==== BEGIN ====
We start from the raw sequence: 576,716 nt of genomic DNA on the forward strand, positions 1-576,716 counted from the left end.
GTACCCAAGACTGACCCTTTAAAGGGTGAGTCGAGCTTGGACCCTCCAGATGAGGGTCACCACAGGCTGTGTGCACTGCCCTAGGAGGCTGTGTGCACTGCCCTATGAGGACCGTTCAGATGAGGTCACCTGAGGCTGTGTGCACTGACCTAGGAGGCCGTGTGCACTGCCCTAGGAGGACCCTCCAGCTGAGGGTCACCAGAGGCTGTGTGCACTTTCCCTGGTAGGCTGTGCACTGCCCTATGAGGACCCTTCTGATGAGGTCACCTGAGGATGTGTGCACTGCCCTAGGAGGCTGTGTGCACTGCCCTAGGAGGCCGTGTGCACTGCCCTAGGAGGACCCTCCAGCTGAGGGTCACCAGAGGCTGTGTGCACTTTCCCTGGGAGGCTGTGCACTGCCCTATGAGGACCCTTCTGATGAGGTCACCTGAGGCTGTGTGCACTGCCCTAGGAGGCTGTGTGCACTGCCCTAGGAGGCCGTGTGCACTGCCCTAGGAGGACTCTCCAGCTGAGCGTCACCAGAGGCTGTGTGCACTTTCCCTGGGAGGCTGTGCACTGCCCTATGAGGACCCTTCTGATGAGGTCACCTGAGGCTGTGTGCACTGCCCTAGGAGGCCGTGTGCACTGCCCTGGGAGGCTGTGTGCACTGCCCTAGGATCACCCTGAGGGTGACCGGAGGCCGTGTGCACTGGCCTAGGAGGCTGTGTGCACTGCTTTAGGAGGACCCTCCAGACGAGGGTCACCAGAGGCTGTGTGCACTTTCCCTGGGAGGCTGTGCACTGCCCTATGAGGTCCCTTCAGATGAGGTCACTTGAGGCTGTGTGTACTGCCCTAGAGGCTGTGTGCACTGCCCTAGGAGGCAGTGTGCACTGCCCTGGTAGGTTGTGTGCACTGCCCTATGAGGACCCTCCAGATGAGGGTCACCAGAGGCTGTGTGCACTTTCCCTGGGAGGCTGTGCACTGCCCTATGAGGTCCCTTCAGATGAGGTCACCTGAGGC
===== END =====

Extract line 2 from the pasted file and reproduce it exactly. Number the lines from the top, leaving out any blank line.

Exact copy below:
GTACCCAAGACTGACCCTTTAAAGGGTGAGTCGAGCTTGGACCCTCCAGATGAGGGTCACCACAGGCTGTGTGCACTGCCCTAGGAGGCTGTGTGCACTGCCCTATGAGGACCGTTCAGATGAGGTCACCTGAGGCTGTGTGCACTGACCTAGGAGGCCGTGTGCACTGCCCTAGGAGGACCCTCCAGCTGAGGGTCACCAGAGGCTGTGTGCACTTTCCCTGGTAGGCTGTGCACTGCCCTATGAGGACCCTTCTGATGAGGTCACCTGAGGATGTGTGCACTGCCCTAGGAGGCTGTGTGCACTGCCCTAGGAGGCCGTGTGCACTGCCCTAGGAGGACCCTCCAGCTGAGGGTCACCAGAGGCTGTGTGCACTTTCCCTGGGAGGCTGTGCACTGCCCTATGAGGACCCTTCTGATGAGGTCACCTGAGGCTGTGTGCACTGCCCTAGGAGGCTGTGTGCACTGCCCTAGGAGGCCGTGTGCACTGCCCTAGGAGGACTCTCCAGCTGAGCGTCACCAGAGGCTGTGTGCACTTTCCCTGGGAGGCTGTGCACTGCCCTATGAGGACCCTTCTGATGAGGTCACCTGAGGCTGTGTGCACTGCCCTAGGAGGCCGTGTGCACTGCCCTGGGAGGCTGTGTGCACTGCCCTAGGATCACCCTGAGGGTGACCGGAGGCCGTGTGCACTGGCCTAGGAGGCTGTGTGCACTGCTTTAGGAGGACCCTCCAGACGAGGGTCACCAGAGGCTGTGTGCACTTTCCCTGGGAGGCTGTGCACTGCCCTATGAGGTCCCTTCAGATGAGGTCACTTGAGGCTGTGTGTACTGCCCTAGAGGCTGTGTGCACTGCCCTAGGAGGCAGTGTGCACTGCCCTGGTAGGTTGTGTGCACTGCCCTATGAGGACCCTCCAGATGAGGGTCACCAGAGGCTGTGTGCACTTTCCCTGGGAGGCTGTGCACTGCCCTATGAGGTCCCTTCAGATGAGGTCACCTGAGGC